Hindus celebrate 9-day Navratri festival across Calgary

Hindus are celebrating across Calgary this week as the nine-day festival of Navratri is marked in countries and cities around the world.

Celebrations include an altar of dozens of tiny dolls and figurines

A row of Hindu figurines make up part of an altar display at the Santana Hindu Cultural Society in Calgary over the Navratri festival. (Dan McGarvey/CBC)

Hindus are celebrating across Calgary this week as the nine-day festival of Navratri is marked in countries and cities around the world.

The autumn festival, which started on Tuesday, is dedicated to the nine forms of the Hindu goddess Durga.

Part of the celebration involves worshiping around an altar, or Golu, made up of dozens of tiny colourful dolls and figurines, many passed down through families and generations, neatly arranged on steps.

An elaborate Hindu Golu marking the fall festival of Navratri in Calgary. The display helps narrate a legend or story from Hindu scriptures. (Dan McGarvey/CBC)

Each figurine has a story behind it relating to Hindu scriptures.

"'Nav' is nine and 'ratri' is night and the significance of this event is that it's dedicated to the Goddesses," said Maha Narasimhan, who was celebrating at an event in northeast Calgary.

"The figurines, that's an arrangement we do for the nine days and it represents that we have a temple with deities in our house and we welcome them into our abode and we celebrate. And the main thing to emphasize is that it's for women," said Narasimhan.

Maha Narasimhan stands in front of an altar at a gathering of Hindus in Calgary to celebrate Navratri, a major festival honouring the divine feminine. (Dan McGarvey/CBC)

The first three days of Navratri are dedicated the goddess Durga followed by three days dedicated to goddess Lakshmi and then the last three days celebrate the goddess Saraswati.

"It's really powerful that it's the women that lead these three aspects," said Narasimhan.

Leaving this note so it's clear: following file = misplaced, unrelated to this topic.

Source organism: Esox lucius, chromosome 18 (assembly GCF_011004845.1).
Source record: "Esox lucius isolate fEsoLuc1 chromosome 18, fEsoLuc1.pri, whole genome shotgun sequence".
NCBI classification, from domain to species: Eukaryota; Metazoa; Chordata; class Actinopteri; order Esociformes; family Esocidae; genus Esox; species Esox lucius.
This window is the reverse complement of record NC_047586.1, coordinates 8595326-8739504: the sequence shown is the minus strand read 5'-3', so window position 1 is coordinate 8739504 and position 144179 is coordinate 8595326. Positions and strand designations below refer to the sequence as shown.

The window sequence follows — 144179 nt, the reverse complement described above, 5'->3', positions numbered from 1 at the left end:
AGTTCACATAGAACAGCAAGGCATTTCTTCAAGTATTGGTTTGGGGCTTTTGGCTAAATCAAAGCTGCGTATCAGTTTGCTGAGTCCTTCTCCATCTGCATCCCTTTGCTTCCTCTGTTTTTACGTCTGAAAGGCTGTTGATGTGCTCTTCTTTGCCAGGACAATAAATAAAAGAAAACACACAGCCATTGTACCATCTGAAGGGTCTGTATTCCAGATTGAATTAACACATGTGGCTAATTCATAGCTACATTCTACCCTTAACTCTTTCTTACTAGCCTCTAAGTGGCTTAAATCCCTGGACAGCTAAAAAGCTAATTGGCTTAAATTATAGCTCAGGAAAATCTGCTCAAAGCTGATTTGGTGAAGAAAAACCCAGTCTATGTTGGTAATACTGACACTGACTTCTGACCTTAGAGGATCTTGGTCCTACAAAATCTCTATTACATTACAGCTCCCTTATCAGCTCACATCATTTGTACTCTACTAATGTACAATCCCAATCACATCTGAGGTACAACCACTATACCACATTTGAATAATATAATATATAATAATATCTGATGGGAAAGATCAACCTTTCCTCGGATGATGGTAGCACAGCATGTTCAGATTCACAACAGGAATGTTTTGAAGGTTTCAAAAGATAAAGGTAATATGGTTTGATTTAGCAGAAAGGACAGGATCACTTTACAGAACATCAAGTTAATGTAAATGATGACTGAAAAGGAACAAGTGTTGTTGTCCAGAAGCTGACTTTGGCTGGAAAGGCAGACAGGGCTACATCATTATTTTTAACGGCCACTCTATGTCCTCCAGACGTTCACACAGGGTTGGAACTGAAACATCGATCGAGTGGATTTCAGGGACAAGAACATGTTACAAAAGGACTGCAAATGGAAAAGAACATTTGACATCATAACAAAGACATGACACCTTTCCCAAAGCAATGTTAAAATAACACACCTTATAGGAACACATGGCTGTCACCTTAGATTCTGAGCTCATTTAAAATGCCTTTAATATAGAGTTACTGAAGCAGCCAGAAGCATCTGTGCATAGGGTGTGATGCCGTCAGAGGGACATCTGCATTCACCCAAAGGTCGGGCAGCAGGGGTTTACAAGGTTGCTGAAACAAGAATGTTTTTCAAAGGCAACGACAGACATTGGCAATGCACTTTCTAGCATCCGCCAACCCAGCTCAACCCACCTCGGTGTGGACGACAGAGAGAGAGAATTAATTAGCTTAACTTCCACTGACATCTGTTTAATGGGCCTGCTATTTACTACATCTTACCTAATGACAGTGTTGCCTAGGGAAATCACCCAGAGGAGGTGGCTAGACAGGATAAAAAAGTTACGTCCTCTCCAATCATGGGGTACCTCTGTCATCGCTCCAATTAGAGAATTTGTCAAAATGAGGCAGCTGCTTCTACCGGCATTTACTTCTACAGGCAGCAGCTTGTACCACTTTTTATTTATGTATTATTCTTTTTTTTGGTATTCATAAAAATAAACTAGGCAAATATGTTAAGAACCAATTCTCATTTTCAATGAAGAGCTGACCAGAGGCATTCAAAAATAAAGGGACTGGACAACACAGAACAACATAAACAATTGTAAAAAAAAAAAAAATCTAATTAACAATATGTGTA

Hindus from different parts of India all celebrate the event differently with some different interpretations, but sharing common history.

Some regions celebrate male Gods while others celebrate Krishna or the nine forms of the goddess Durga, which is the case for Indians from the south of the country. Some fast during the festival while others don't.

Dolls and figurines play a big part of Navratri celebrations and can be found in temples and homes across Canada over the nine day festival. (Dan McGarvey/CBC)

As well as worshiping the nine goddesses, music, singing and dancing is another big and universal part of Navratri, with music schools and dance groups across Calgary taking part in different events over the nine days.

"Our music and religion is intertwined and music and dance cannot be separated from our religion," said Usha Pattabhiraman​, one of the Sanatan Hindu Cultural Society founders.

"The future generation, because they're not aware and they're so far away from home, if we don't do things like this they'll be cut off from our roots and we don't want that to happen," Pattabhiraman​ said.

Usha Pattabhiraman with the Sanatan Hindu Cultural Society in Calgary celebrates Nivratri at an event in northeast Calgary. The festival is celebrated every fall. (Dan McGarvey/CBC)

"So that was our main goal when we started this, to bring our community together and make them aware that this happens back home so they get to participate and enjoy," said Pattabhiraman​.

Each day of Navratri has its own significance including different colours.

The festival typically happens four times every year but the autumn festival is the most widely celebrated.

Navratri wraps up on Oct. 18.

About the Author

Dan McGarvey

Journalist

Dan McGarvey is a mobile journalist covering all kinds of stories from northeast Calgary for web, radio, TV and social media, using only an iPhone and mobile tech. You can email story ideas and tips to Dan at: dan.mcgarvey@cbc.ca or tweet him @DanMcGarvey